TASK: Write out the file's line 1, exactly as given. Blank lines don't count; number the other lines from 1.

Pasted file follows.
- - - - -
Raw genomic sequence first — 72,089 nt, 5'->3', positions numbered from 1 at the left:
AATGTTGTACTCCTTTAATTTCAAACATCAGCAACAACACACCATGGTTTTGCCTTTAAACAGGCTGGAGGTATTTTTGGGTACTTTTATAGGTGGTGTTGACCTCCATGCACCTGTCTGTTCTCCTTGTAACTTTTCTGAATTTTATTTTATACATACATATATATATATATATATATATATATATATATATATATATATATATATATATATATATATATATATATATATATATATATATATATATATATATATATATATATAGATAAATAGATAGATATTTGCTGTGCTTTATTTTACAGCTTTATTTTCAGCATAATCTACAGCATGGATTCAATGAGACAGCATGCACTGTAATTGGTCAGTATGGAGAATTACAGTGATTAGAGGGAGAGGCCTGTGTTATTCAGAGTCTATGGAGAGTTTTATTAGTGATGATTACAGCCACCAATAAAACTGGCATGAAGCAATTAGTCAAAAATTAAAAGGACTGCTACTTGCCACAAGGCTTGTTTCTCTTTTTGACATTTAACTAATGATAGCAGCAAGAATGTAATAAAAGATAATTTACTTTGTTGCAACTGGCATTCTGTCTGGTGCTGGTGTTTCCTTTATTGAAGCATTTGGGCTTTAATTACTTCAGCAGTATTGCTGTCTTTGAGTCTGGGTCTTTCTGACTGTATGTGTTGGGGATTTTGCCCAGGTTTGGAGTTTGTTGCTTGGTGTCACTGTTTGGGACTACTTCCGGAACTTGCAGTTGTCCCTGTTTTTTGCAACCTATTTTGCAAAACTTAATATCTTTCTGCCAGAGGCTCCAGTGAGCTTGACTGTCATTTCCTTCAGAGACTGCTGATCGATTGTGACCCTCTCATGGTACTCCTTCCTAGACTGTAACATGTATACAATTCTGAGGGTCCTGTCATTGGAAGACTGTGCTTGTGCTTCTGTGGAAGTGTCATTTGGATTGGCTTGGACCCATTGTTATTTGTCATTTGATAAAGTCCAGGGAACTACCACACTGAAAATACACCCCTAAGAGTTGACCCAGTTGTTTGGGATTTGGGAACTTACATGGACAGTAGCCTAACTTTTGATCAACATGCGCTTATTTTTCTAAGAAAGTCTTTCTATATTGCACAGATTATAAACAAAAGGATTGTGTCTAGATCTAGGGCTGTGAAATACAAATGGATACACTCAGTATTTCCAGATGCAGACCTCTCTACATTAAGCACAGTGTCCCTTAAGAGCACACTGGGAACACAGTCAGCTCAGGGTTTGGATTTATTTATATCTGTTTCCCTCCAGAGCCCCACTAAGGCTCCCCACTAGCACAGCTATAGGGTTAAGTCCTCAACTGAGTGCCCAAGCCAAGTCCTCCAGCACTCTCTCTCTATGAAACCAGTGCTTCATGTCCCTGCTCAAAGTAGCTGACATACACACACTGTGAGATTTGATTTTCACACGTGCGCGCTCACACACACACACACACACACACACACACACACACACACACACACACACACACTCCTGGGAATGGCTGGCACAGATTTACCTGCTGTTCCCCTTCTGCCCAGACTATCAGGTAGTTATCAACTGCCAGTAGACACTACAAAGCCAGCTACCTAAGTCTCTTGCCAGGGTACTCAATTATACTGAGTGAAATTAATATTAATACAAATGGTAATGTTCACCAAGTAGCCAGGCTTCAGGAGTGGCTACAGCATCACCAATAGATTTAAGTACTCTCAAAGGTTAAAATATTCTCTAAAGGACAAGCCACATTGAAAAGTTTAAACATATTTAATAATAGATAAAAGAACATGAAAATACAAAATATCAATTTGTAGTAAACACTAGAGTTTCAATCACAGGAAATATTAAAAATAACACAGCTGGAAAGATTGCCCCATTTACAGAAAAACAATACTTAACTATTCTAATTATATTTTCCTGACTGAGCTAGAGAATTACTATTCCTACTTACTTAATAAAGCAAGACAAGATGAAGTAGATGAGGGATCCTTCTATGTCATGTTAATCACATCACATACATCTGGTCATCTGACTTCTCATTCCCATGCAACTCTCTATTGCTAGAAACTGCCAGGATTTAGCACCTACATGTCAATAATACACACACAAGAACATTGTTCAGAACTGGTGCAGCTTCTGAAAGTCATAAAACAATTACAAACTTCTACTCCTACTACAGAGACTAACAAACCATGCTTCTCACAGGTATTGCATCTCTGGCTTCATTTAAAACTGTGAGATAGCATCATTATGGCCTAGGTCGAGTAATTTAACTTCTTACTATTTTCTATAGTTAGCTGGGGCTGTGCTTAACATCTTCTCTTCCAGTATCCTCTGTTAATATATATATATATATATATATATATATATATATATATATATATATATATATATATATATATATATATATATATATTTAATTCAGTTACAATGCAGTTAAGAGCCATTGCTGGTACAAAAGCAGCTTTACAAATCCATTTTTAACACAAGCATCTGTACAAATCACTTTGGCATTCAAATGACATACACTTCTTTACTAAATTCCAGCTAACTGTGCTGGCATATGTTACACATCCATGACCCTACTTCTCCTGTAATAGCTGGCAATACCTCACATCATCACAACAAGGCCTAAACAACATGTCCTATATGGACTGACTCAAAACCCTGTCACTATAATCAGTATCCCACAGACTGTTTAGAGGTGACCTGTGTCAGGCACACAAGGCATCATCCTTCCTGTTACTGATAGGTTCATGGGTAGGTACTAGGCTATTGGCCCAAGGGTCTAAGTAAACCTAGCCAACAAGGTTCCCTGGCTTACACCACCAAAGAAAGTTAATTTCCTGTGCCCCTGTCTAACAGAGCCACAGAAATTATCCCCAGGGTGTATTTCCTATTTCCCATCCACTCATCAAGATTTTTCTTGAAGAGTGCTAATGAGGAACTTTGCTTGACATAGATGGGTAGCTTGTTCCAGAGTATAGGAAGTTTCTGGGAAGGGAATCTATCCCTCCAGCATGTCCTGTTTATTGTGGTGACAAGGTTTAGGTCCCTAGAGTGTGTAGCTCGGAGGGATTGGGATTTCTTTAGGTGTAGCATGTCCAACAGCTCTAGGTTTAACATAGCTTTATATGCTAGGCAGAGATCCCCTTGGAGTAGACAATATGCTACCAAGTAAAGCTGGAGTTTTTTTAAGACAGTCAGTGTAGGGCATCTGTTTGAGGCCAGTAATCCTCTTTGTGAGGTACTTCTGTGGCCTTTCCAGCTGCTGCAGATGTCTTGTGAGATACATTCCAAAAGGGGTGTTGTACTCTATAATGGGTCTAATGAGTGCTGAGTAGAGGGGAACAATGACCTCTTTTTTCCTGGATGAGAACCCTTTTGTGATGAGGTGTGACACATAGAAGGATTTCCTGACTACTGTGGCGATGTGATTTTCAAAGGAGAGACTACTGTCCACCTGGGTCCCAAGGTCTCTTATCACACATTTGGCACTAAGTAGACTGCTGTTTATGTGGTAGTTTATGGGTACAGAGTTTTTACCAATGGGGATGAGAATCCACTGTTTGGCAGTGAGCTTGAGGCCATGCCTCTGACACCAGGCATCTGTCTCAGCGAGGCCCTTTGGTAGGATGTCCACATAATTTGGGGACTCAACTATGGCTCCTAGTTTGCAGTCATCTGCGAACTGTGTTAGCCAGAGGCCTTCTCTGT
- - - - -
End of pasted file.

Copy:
Raw genomic sequence first — 72,089 nt, 5'->3', positions numbered from 1 at the left: